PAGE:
This year we are looking for both Full Season and Peak Season apprentices, with a bit of flexibility on the start and end dates. The Peak Season would begin mid-May and stay until the end of September. The Full Season could begin as early as March and stay as late as the beginning of December. We work 5 days, Tuesday through Sunday. Apprentices live in the 3 bedroom farmhouse with the Farm Manager, and receive board as well.
Farming is a very demanding activity, both physically and emotionally. Working and living with a small group of people requires good communication so we can be both productive and happy. Determination and a willingness to take on responsibility are essential for this position. Ability to work both as a team and alone is necessary. A sense of humor doesn't hurt, and even though it may be the hardest job you’ve ever had, it is possible for it to also be the most fun! The most important thing is the desire to work hard and learn. Previous experience farming or gardening is useful.
There is also an educational non-profit on the farm which teaches alongside our farming operation. We host young workers from the programs on a weekly basis throughout the season. We also work with volunteers on a regular basis. It is beneficial for an apprentice to have experience working with people for this position. It is necessary that an apprentice be able to work well with other people of all ages.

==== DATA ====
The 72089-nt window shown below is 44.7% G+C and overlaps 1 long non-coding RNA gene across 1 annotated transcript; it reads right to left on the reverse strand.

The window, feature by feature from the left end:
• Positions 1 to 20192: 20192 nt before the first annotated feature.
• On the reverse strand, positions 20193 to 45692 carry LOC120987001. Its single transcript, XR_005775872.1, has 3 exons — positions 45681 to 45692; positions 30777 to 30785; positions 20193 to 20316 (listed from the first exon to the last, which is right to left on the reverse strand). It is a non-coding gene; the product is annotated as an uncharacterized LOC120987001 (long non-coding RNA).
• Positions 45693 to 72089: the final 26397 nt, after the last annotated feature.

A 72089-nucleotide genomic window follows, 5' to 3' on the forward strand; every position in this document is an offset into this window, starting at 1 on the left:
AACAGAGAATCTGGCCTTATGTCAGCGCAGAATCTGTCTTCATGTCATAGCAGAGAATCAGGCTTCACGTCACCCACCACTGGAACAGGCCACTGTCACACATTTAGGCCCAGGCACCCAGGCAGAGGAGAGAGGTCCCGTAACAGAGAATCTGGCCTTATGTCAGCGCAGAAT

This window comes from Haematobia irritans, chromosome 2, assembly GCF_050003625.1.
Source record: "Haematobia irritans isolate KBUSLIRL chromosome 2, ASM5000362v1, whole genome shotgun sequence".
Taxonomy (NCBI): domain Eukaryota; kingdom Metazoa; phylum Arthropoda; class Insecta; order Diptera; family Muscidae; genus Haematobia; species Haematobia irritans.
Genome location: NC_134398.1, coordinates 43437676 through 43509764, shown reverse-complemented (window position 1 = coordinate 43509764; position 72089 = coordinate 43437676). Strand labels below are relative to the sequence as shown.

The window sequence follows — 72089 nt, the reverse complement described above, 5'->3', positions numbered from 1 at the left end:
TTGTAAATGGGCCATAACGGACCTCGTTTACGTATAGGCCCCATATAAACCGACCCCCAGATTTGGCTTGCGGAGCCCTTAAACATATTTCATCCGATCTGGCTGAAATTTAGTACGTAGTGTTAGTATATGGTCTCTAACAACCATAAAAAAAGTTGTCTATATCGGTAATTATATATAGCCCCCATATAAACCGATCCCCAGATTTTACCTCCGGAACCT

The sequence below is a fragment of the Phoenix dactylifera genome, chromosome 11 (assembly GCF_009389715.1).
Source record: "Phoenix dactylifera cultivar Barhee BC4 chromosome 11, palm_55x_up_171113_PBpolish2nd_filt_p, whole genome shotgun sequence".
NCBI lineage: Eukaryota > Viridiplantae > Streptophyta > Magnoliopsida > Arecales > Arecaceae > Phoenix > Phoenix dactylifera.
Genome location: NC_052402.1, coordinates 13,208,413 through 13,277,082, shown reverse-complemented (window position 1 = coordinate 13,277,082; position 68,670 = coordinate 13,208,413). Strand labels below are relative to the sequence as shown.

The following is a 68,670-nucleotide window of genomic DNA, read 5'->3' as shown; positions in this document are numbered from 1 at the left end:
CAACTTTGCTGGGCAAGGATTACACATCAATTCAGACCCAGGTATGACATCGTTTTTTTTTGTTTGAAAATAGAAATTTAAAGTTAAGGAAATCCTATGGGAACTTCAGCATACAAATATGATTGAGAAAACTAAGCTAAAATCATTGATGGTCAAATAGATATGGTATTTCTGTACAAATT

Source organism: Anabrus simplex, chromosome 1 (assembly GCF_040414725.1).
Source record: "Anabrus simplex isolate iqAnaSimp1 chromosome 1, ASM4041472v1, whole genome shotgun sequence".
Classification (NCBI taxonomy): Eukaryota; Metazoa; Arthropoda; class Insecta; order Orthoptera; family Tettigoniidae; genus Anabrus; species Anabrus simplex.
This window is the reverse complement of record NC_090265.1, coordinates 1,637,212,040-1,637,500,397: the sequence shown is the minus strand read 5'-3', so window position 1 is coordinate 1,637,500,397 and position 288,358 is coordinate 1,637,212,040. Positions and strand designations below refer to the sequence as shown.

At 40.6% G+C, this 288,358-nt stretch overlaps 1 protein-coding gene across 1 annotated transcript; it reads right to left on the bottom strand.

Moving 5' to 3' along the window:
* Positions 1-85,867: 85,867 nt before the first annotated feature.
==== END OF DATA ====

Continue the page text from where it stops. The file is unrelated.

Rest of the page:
The land includes about 120 of woods, and has been in the same family for 5 generations. We are a bike ride away from the town center, as well as the Greenbush Commuter Line which brings you into Boston. Our forests are under conservation easement, and there are many trails for walking. There is a great swimming beach down the road. The coastal habitat here is diverse and great for exploring.
Please send cover letter/resume to Deanna at: [log in to unmask]
NOAA-Great Lakes Environmental Research Laboratory: Ecologist research positions in Ann Arbor
The GLERL Ecosystem Dynamics Branch will be seeking two enthusiastic research scientists, one a phytoplankton/harmful algal bloom (HAB) ecologist, and the other a benthic ecologist to work on the Great Lakes.